Early in 2019, we began exploring the idea to raise awareness of loneliness and social isolation, whilst also raising funds for the work of Linking Lives UK. This turned into a campaign called ‘Loneliness Lock-In’ which was launched on 7th October 2019. The inspiration for this idea came from similar concepts in the field of homelessness in which people are invited to take part in overnight ‘sleep outs’ to gain a (limited) understanding living on the streets, whilst raising crucial funds for charities working to address this.
In the same way that such activities cannot provide a full awareness of life for those for whom homelessness is a daily challenge, we were also very aware that the Loneliness Lock-In could not by any means provide a full insight into loneliness for those dealing with its effects on a daily basis. We did, though, feel that even a limited amount of increased awareness would have its benefits for those taking part.
How does it work?
Participants are required to spend up to 24 hours on their own with no contact with other people and no phone calls (unless in an emergency). This includes limited access to gadgets (including wifi, laptops and tv). A resource pack is provided with ideas of activities to take on and information is also provided about ways to raise sponsorship for Linking Lives nationally and/ or for one of the participating local projects.
I personally took part in my challenge at the end of October from one lunchtime to the following lunchtime. My wife and two sons went away for two days leaving me with an empty house! I set myself a daily limit of one hour of television and also limited the amount of music and radio in the house, to increase the reality. I also didn’t go out or call my family (they were aware that I wouldn’t be in touch!). I ended up spending most of my time reading – a combination of books I had almost finished; less-often read books of the Bible; and also praying.
As highlighted earlier, my main reflection, was that a short term challenge such as this can, in no way reflect the experience for many people for whom this is daily reality. It can, though, help to give a partial understanding of the experience.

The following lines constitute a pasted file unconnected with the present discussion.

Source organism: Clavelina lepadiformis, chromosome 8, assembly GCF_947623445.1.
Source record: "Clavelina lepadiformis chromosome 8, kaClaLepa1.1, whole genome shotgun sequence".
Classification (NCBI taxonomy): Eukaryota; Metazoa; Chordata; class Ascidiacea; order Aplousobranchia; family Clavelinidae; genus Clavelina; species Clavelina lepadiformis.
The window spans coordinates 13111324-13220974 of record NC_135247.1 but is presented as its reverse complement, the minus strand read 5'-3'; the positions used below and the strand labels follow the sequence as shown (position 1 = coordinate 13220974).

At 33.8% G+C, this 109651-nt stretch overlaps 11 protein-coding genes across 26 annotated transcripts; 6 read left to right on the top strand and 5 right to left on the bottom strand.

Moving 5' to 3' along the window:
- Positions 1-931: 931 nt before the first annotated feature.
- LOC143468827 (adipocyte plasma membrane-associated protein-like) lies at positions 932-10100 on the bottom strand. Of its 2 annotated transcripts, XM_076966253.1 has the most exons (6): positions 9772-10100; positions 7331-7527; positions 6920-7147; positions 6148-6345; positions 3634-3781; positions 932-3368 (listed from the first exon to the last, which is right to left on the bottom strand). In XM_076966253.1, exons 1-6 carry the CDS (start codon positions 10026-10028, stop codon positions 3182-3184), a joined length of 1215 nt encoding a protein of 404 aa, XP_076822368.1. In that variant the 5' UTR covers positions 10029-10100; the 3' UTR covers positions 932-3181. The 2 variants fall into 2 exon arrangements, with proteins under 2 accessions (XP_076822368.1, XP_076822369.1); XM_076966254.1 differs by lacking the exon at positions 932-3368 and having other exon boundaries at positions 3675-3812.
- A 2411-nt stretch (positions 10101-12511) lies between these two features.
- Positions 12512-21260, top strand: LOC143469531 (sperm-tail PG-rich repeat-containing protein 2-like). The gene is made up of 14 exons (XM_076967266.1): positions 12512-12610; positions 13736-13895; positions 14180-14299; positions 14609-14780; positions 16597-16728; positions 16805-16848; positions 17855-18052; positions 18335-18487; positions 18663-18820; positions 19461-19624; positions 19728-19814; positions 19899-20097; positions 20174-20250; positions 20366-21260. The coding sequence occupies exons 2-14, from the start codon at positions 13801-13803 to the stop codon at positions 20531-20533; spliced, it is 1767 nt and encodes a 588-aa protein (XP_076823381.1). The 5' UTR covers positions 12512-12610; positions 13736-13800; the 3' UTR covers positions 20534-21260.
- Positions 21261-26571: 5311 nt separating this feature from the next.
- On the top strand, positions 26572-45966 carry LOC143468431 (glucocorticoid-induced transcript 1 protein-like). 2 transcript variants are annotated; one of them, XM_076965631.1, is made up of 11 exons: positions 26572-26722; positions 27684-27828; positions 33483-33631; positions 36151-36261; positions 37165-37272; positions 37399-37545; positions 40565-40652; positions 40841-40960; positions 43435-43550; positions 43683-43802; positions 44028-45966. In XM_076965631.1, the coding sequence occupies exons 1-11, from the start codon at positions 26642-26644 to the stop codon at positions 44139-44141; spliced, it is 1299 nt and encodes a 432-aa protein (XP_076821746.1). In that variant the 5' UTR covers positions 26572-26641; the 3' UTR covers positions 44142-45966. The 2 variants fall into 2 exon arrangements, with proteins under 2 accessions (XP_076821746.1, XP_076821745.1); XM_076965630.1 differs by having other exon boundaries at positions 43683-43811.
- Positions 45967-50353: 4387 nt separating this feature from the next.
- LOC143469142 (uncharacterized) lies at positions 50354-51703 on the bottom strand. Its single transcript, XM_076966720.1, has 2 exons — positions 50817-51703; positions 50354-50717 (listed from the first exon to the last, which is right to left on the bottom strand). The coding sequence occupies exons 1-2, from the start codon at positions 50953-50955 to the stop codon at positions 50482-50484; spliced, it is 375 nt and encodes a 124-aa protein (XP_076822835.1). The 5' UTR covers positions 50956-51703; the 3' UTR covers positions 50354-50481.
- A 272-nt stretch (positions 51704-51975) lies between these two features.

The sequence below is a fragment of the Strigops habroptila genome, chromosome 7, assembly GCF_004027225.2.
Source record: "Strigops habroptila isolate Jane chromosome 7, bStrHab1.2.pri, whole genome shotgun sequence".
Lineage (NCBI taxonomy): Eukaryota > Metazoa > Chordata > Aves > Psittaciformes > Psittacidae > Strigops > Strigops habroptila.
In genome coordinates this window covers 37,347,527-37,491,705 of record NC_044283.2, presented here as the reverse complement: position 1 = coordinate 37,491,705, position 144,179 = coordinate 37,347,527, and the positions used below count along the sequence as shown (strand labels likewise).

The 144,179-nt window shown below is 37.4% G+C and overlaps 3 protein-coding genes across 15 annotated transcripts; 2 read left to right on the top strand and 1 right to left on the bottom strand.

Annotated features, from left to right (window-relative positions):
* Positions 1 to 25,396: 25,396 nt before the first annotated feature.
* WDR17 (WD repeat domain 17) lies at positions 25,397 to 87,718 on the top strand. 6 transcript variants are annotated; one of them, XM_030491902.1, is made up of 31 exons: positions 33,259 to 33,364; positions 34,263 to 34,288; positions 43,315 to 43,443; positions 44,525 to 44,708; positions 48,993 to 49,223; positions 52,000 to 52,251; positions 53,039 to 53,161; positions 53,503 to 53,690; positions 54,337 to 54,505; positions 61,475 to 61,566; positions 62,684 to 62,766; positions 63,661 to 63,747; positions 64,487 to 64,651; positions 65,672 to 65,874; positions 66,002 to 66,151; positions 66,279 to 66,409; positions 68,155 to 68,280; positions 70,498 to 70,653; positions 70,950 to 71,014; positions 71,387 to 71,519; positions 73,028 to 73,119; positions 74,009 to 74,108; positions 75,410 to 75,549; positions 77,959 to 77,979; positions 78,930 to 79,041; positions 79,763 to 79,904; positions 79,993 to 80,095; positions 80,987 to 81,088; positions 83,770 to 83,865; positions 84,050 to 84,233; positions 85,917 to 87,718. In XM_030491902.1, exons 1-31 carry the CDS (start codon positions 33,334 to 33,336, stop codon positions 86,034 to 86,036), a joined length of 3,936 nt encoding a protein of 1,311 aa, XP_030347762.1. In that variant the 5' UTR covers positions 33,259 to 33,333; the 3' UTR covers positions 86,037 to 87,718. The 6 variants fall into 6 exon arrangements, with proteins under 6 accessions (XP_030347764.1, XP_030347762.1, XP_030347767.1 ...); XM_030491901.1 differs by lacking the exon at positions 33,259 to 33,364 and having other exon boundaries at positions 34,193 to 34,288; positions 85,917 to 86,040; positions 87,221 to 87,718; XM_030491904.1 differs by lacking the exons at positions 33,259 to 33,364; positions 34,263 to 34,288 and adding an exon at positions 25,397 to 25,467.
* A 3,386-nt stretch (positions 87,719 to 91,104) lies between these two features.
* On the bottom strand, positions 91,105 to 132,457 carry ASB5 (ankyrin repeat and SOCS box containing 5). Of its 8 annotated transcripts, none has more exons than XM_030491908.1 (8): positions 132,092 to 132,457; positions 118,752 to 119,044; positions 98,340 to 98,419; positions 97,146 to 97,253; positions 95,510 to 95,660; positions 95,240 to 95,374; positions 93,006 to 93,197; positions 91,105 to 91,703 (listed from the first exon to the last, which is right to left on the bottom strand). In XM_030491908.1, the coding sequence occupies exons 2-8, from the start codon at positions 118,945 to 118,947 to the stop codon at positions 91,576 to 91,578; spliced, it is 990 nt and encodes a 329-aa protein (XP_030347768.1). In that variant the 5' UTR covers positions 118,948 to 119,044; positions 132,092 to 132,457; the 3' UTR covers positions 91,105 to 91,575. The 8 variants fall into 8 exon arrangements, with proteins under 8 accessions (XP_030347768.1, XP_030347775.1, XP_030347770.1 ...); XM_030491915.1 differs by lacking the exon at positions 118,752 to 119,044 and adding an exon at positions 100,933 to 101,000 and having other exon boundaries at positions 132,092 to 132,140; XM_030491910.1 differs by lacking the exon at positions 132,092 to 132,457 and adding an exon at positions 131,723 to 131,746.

Interestingly, my immediate response at the start was to put a time schedule together for the 24 hours – I quickly recognised that I needed to know there was a plan!
The most significant thing that impacted me was the silence. I am used to our house being busy and full of the activity (and noise!) of family life. It made me understand for myself why television is main form of company for millions of people. My guess is that it is as much to provide background noise, as it is for the content of programming!
At one stage, the weather looked nice and sunny outside and I would normally decide to go for a walk around a nearby country park if there was time. However, as I wanted to make the challenge as close as possible to the circumstances of many people who are unable to go out, I decided to stay inside. I was aware, though, that this is not a choice for many people forced to remain indoors for a specific reason.
I also deliberately didn’t do any work during the 24 hours but I did end up ‘filling it’ with activities which, I recognise would – in reality – eventually run out for those in such circumstances.
In summary, I found the experience extremely valuable in enabling me to catch a glimpse of
How can you get involved?
There is still plenty of time for you to take part in the Loneliness Lock-In yourself, as the deadline is 30th November 2019. You can register at https://linkinglives.uk/loneliness-lock-in/ and (when you reach the relevant point in the process) select either the ‘National work’ or one of our local projects taking part in the campaign.
You will need to be aged 18 or over to participate and you will be required to choose a date for your challenge and you will also be able to download our Resource Pack.
If you are not able to be directly involved yourself, you can donate directly to the campaign by going to https://linkinglives.uk/loneliness-lock-in/
National Director – Linking Lives UK